"Microsoft isn't a person, it's a company!"
Posted Jul 21, 2006 22:05 UTC (Fri) by giraffedata
In reply to: "Microsoft isn't a person, it's a company!"
Parent article: Free Software Sets the Computing Agenda
As a corporation lawyer, I have to take this opportunity to tighten up some of the terminology.
A company is a group of people working together. Often, what they're working on is a business, and they're employees of someone.
A corporation is a legal construct that helps us write and enforce laws that involve large groups of people. The kind of corporation most people think of when they hear the term is a business corporation, in which case the large group of people are investors in a business. (Other kinds of corporations include charities and governments).
In the case of a business such as Microsoft, "company" refers to the employees, not the investors.
A company is not a legal entity. You can't sue one or make a contract with one. It isn't property; you can't legally buy or sell a company. (When we loosely refer to buying a company, we either mean buying the assets of the company or buying the corporation that operates the company).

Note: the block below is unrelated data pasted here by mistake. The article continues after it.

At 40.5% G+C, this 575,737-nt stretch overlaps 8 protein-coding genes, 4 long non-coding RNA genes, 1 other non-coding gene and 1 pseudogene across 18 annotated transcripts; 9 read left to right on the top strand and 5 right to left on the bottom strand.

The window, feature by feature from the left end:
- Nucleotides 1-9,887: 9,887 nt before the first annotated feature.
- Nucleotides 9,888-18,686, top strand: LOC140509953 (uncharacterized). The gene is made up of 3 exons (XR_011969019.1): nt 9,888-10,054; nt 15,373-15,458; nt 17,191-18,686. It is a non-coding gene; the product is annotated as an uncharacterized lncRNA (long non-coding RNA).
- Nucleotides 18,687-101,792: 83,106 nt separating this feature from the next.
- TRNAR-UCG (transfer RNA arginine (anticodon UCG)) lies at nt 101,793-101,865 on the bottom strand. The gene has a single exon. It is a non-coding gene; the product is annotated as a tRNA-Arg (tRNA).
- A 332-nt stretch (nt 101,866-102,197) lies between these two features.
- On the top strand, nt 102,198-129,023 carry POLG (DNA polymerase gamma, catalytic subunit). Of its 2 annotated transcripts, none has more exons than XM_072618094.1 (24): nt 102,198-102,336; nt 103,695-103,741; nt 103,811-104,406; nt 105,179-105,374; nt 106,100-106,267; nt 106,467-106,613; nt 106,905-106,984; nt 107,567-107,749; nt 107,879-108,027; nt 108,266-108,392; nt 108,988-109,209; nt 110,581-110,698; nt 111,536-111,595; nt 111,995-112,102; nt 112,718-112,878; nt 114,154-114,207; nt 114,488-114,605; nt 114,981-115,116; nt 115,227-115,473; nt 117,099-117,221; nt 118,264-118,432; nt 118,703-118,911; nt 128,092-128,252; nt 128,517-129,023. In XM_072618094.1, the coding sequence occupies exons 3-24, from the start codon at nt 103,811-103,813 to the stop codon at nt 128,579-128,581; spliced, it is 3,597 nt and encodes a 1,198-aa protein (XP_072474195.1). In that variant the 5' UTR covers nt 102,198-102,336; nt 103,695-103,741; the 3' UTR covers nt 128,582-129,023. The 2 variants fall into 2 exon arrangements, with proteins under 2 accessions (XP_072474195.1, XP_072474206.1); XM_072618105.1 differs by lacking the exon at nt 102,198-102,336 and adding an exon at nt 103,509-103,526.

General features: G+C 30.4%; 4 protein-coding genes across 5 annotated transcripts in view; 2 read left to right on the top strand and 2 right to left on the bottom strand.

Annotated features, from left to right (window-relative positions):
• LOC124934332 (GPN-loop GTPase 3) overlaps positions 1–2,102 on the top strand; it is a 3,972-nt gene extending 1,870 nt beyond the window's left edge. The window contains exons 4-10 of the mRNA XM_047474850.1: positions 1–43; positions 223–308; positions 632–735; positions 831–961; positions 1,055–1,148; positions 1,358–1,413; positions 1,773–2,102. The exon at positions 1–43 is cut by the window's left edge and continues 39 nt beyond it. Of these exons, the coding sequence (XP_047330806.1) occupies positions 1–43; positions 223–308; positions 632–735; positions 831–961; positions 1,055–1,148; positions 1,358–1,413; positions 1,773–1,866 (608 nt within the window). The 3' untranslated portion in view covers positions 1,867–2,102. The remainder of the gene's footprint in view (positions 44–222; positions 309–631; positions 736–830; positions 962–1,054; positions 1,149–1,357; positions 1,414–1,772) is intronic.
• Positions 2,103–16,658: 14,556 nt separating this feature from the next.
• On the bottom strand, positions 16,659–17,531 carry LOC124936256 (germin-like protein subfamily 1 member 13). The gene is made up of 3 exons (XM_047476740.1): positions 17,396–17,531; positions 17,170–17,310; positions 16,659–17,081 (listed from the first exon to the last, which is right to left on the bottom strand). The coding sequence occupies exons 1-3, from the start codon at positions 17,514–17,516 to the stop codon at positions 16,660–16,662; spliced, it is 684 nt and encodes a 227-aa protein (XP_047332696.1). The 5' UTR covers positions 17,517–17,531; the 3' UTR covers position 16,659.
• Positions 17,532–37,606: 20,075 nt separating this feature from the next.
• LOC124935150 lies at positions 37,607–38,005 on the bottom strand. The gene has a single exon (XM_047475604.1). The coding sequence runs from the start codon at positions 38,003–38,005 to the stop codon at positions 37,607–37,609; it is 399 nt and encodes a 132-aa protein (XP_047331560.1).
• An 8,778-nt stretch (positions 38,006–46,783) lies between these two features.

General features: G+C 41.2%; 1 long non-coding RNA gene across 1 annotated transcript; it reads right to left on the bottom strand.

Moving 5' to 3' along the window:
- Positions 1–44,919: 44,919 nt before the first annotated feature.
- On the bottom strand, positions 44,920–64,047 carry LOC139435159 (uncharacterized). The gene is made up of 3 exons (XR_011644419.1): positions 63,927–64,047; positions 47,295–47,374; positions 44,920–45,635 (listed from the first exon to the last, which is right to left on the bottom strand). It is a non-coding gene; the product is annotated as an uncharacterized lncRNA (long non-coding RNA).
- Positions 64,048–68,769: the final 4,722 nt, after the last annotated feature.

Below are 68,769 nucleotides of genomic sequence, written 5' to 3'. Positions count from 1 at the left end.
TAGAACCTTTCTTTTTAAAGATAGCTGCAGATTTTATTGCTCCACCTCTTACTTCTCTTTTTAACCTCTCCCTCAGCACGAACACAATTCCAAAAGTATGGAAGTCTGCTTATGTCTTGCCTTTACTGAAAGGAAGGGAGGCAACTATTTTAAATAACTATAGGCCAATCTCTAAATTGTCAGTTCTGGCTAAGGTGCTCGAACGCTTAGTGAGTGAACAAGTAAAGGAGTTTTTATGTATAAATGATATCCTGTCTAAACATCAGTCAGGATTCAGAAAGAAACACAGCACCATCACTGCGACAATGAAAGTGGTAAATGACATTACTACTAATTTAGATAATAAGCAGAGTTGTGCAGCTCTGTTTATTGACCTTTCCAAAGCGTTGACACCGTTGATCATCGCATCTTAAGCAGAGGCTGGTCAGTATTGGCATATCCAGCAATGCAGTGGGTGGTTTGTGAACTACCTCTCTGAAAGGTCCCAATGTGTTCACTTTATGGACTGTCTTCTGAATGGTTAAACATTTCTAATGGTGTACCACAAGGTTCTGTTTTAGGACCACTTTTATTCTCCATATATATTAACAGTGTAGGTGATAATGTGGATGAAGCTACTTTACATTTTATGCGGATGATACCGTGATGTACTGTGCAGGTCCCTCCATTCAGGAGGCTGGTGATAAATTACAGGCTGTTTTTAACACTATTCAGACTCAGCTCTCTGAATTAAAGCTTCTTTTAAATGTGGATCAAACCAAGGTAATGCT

The way a corporation works is that the law treats it in many ways like a person, separate from the persons who are actually members of it. That way, millions of words of laws that have been developed to apply to a single businessman can be instantly adapted to apply to a group of a thousand investors as well.
This, I believe, leads non-lawyers to think of the corporation as an actual person separate from the investors -- one who has emotions and personality, conscience and survival instinct. That's a mistake. Fining the Microsoft corporation means fining Microsoft shareholders; that's all. Each shareholder becomes poorer, and it's to recoup riches that reached that shareholder illicitly and to punish him for hiring directors and giving them money with which to do evil.
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